back to top

AAA Survey: Is the Electric Vehicle Hype Over?

interest in EVs declining as Americans turn their attention to hybrids

The most recent annual consumer survey by AAA on Electric Vehicles (EVs) indicates a decline in consumer interest in purchasing EVs. Only 18% of U.S. adults say they would be “very likely” or “likely” to buy a new or used EV (not a hybrid) – down from 23% last year. Even more revealing, 63% cited “unlikely or very unlikely” to purchase an EV for their next car purchase.

“Early adopters who wanted an EV already have one,” said Greg Brannon, director of automotive research at AAA. “The remaining group of people who have yet to adopt EVs consider the practicality, cost, convenience, and ownership experience, and for some, those are big enough hurdles to keep them from making the jump to fully electric.”

AAA found the main hesitations in purchasing an EV continue to be cost, lack of convenient charging options, and range anxiety. Three in ten also cited the inability to install a charging station where they live.

Accessible, reliable, affordable, and convenient charging is key to EV interest and adoption. For people who live in an apartment or condo, at-home charging options are likely not possible. An EV might be a great choice for households with 2+ cars, but it might not fit the consumer who has to rely on their car for everyday use and travel.

AAA believes there may be a near-term ceiling related to consumer adoption of battery electric vehicles due to their costs, charging accessibility, and range anxiety. However, hybrid options could bridge these gaps, broadening consumer interest in owning an EV.

AAA’s survey also found that one in three U.S. adults (31%) say they would be “very likely” or “likely” to buy a hybrid. Access to a hybrid vehicle lessens the anxiety for consumers because it allows people to enjoy the benefits of electrification without feeling like they are disrupting their current lifestyle or travel plans (longer distance driving, less charging options, etc.).

“Deciding to make the leap to full electric may feel overwhelming for many consumers, and a hybrid option may be the way to bridge this gap,” continued Brannon. “Consumer demand will ultimately dictate the future, and my prediction is that we will have a mix of EVs, hybrids, and internal combustion vehicles in dealerships and on the roads in the US for many decades ahead.”

To help educate the public, AAA conducts ongoing research on EVs, including consumer sentiment surveys, testing to determine factors impacting electric vehicle range, the true cost of electric vehicle ownership, and a survey on consumers’ experience with going electric.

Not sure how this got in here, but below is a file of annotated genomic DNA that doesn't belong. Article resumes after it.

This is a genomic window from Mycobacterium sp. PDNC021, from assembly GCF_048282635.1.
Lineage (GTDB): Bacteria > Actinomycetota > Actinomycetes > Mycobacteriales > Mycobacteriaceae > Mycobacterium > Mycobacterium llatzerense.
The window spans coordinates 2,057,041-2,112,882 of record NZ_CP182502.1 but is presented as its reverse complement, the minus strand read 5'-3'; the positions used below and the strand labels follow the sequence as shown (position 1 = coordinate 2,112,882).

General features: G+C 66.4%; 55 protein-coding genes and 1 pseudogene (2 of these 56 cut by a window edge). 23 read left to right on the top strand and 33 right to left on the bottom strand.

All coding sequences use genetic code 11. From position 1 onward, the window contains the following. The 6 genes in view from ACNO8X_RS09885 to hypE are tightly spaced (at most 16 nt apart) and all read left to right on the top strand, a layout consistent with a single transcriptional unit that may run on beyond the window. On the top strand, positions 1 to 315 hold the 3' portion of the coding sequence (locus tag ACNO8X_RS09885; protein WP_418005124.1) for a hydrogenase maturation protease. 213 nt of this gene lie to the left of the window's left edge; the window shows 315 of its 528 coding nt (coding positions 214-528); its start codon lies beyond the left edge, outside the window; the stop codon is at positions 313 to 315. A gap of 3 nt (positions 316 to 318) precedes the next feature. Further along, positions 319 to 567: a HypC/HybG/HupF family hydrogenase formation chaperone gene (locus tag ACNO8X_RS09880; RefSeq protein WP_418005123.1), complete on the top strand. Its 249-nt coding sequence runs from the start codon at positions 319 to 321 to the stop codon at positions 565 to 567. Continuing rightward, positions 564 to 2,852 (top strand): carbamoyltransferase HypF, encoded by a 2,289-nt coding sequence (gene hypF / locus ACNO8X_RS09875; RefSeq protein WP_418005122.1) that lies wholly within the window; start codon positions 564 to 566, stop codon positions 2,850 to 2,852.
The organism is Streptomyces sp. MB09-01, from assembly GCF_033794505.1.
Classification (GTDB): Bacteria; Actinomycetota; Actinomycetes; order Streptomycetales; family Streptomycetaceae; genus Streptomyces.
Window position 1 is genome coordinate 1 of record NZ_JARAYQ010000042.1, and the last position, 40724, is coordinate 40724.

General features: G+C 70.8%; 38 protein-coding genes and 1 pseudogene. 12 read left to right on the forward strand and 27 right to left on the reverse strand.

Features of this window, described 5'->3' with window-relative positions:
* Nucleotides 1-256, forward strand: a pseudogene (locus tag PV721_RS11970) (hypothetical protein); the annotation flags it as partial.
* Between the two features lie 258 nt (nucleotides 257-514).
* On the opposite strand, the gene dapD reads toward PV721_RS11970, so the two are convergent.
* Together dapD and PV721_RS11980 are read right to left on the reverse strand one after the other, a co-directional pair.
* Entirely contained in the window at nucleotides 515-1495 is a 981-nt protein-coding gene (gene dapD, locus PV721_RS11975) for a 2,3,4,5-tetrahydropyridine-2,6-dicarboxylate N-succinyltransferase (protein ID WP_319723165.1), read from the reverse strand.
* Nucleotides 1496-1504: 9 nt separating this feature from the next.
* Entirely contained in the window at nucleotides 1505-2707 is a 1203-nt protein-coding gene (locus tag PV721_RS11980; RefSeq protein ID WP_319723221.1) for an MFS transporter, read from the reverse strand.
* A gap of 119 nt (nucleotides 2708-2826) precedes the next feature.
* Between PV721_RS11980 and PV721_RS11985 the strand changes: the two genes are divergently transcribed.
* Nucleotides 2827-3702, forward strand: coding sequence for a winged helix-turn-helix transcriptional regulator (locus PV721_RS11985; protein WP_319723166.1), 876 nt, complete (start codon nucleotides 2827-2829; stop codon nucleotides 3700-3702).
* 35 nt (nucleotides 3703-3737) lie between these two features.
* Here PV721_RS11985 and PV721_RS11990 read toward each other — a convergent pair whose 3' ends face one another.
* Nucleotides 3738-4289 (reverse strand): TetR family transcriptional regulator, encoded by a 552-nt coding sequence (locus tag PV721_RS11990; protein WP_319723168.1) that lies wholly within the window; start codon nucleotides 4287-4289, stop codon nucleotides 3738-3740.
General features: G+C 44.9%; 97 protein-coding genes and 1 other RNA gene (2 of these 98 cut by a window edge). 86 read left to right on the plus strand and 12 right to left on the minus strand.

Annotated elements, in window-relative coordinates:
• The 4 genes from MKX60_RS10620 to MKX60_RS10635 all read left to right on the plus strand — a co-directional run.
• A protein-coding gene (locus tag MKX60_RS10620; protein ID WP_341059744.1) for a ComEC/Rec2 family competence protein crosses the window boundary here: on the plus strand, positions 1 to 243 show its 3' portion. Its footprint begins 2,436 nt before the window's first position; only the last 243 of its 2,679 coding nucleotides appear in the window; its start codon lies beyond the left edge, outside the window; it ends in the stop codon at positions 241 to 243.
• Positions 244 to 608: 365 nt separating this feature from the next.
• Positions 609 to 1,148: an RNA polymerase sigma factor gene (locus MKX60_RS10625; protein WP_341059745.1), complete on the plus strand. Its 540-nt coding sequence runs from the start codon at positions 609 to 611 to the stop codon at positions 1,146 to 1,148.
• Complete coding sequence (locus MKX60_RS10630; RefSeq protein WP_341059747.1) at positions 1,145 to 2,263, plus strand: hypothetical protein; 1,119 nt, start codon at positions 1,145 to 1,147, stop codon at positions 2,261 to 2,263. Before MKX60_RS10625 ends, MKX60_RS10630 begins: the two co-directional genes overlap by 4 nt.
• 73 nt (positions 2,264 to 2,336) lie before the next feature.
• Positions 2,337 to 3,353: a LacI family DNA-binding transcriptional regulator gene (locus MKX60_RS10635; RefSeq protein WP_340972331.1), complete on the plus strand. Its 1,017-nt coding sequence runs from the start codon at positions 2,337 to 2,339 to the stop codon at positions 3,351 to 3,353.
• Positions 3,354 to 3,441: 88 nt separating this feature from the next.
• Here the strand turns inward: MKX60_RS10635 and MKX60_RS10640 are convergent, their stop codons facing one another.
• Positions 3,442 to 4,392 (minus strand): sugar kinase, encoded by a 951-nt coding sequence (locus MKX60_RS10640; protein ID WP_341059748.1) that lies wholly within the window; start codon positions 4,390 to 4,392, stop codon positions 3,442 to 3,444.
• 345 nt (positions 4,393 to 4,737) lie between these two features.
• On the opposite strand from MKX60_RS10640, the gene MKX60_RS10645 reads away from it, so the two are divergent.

AAA has a range of resources and services for EV owners, those interested in making the switch, or those who want to try a rental.

  • EV 101: Online resource for anyone interested in going electric, whether shopping for new OR used.
  • The “CARBs” of Driving an EV: An acronym for 1st time EV Drivers that surveys Point of View (POV) survey from 1st time drivers on how to remember EV based driving tips.
  • Your Driving Cost Calculator: An online resource available to consumers that gives a yearly breakdown of EV ownership costs
  • #AdultingwithAAA: Car Care Electric Vehicles – Low Maintenance – No Problem: AAA series for young adults providing helpful tips, advice, and life hacks on all things “Adulting.”
  • Mobile EV Charging Pilot & AAA EV Member Benefits: Available in select cities, this service is now part of our roadside assistance and will get EV owners back on the go if they run out of charge. That’s just one of the many benefits and services we offer our EV members.
  • EV Research: AAA in-house experts research consumer sentiment around EVs and their functionality.
  • AAA Car Guide: For those in the market for newer used EVs, the online resources also contain links to the two prior editions in 2022 and 2023.

Methodology

The survey was conducted April 4-8, 2024, using a probability-based panel designed to be representative of the U.S. household population overall. The panel provides sample coverage of approximately 97% of the U.S. household population. Most surveys were completed online; consumers without Internet access were surveyed over the phone.

A total of 1,152 interviews were completed among U.S. adults, 18 years of age or older. The margin of error for the study overall is +/- 4% at the 95% confidence level. Smaller subgroups have larger error margins.

Latest Articles

- Advertisement -Fox Radio CBS Sports Radio Advertisement

Latest Articles

- Advertisement -Fox Radio CBS Sports Radio Advertisement

Related Articles